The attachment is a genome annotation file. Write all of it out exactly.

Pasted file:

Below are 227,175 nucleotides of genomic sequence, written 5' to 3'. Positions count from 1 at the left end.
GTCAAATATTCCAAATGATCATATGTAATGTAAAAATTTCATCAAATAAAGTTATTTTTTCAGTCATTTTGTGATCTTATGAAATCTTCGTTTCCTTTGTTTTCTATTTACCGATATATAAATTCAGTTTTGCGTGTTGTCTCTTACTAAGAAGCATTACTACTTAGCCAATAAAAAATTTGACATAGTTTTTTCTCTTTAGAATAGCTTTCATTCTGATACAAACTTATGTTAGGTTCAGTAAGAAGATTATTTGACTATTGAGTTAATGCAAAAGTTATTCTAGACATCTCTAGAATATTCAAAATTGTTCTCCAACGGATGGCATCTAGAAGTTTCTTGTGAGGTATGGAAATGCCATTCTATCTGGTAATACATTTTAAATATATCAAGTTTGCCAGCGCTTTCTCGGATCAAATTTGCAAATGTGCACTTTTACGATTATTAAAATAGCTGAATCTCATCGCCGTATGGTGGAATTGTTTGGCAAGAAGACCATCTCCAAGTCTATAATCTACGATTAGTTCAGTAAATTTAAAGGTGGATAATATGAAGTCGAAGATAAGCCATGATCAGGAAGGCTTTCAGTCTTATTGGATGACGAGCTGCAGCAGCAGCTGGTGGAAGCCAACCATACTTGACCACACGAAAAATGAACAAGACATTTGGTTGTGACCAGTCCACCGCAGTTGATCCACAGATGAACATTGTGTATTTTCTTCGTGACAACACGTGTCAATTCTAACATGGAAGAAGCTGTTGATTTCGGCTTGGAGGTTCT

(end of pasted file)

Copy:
Below are 227,175 nucleotides of genomic sequence, written 5' to 3'. Positions count from 1 at the left end.
GTCAAATATTCCAAATGATCATATGTAATGTAAAAATTTCATCAAATAAAGTTATTTTTTCAGTCATTTTGTGATCTTATGAAATCTTCGTTTCCTTTGTTTTCTATTTACCGATATATAAATTCAGTTTTGCGTGTTGTCTCTTACTAAGAAGCATTACTACTTAGCCAATAAAAAATTTGACATAGTTTTTTCTCTTTAGAATAGCTTTCATTCTGATACAAACTTATGTTAGGTTCAGTAAGAAGATTATTTGACTATTGAGTTAATGCAAAAGTTATTCTAGACATCTCTAGAATATTCAAAATTGTTCTCCAACGGATGGCATCTAGAAGTTTCTTGTGAGGTATGGAAATGCCATTCTATCTGGTAATACATTTTAAATATATCAAGTTTGCCAGCGCTTTCTCGGATCAAATTTGCAAATGTGCACTTTTACGATTATTAAAATAGCTGAATCTCATCGCCGTATGGTGGAATTGTTTGGCAAGAAGACCATCTCCAAGTCTATAATCTACGATTAGTTCAGTAAATTTAAAGGTGGATAATATGAAGTCGAAGATAAGCCATGATCAGGAAGGCTTTCAGTCTTATTGGATGACGAGCTGCAGCAGCAGCTGGTGGAAGCCAACCATACTTGACCACACGAAAAATGAACAAGACATTTGGTTGTGACCAGTCCACCGCAGTTGATCCACAGATGAACATTGTGTATTTTCTTCGTGACAACACGTGTCAATTCTAACATGGAAGAAGCTGTTGATTTCGGCTTGGAGGTTCT